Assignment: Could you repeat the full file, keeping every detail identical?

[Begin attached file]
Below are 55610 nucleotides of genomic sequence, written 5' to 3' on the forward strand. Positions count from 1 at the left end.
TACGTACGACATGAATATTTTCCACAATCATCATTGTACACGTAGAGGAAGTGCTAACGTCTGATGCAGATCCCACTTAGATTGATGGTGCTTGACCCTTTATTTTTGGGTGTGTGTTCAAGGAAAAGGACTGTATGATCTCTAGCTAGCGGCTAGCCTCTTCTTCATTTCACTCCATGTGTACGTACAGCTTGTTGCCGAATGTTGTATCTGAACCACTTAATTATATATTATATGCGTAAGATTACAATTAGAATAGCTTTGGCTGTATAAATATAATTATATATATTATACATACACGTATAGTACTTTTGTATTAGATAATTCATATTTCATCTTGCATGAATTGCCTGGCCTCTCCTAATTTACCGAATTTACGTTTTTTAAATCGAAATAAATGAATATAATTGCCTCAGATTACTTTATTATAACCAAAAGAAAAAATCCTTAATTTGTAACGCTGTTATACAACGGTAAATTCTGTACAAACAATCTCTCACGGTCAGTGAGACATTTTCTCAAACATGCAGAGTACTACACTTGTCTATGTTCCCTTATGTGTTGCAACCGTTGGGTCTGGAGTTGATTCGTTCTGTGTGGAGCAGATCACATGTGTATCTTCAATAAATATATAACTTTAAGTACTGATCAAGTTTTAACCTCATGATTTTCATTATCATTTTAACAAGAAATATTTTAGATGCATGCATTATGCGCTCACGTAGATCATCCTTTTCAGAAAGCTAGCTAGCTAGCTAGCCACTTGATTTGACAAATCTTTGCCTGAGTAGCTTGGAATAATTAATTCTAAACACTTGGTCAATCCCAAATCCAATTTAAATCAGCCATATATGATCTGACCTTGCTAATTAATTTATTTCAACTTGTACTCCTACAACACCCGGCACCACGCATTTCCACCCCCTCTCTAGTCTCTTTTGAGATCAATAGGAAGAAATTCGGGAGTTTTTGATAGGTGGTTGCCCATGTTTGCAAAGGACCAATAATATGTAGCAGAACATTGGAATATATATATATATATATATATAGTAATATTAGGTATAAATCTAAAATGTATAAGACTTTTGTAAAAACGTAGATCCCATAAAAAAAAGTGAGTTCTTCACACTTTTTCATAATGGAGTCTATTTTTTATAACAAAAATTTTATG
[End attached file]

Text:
Below are 55610 nucleotides of genomic sequence, written 5' to 3' on the forward strand. Positions count from 1 at the left end.
TACGTACGACATGAATATTTTCCACAATCATCATTGTACACGTAGAGGAAGTGCTAACGTCTGATGCAGATCCCACTTAGATTGATGGTGCTTGACCCTTTATTTTTGGGTGTGTGTTCAAGGAAAAGGACTGTATGATCTCTAGCTAGCGGCTAGCCTCTTCTTCATTTCACTCCATGTGTACGTACAGCTTGTTGCCGAATGTTGTATCTGAACCACTTAATTATATATTATATGCGTAAGATTACAATTAGAATAGCTTTGGCTGTATAAATATAATTATATATATTATACATACACGTATAGTACTTTTGTATTAGATAATTCATATTTCATCTTGCATGAATTGCCTGGCCTCTCCTAATTTACCGAATTTACGTTTTTTAAATCGAAATAAATGAATATAATTGCCTCAGATTACTTTATTATAACCAAAAGAAAAAATCCTTAATTTGTAACGCTGTTATACAACGGTAAATTCTGTACAAACAATCTCTCACGGTCAGTGAGACATTTTCTCAAACATGCAGAGTACTACACTTGTCTATGTTCCCTTATGTGTTGCAACCGTTGGGTCTGGAGTTGATTCGTTCTGTGTGGAGCAGATCACATGTGTATCTTCAATAAATATATAACTTTAAGTACTGATCAAGTTTTAACCTCATGATTTTCATTATCATTTTAACAAGAAATATTTTAGATGCATGCATTATGCGCTCACGTAGATCATCCTTTTCAGAAAGCTAGCTAGCTAGCTAGCCACTTGATTTGACAAATCTTTGCCTGAGTAGCTTGGAATAATTAATTCTAAACACTTGGTCAATCCCAAATCCAATTTAAATCAGCCATATATGATCTGACCTTGCTAATTAATTTATTTCAACTTGTACTCCTACAACACCCGGCACCACGCATTTCCACCCCCTCTCTAGTCTCTTTTGAGATCAATAGGAAGAAATTCGGGAGTTTTTGATAGGTGGTTGCCCATGTTTGCAAAGGACCAATAATATGTAGCAGAACATTGGAATATATATATATATATATATATAGTAATATTAGGTATAAATCTAAAATGTATAAGACTTTTGTAAAAACGTAGATCCCATAAAAAAAAGTGAGTTCTTCACACTTTTTCATAATGGAGTCTATTTTTTATAACAAAAATTTTATG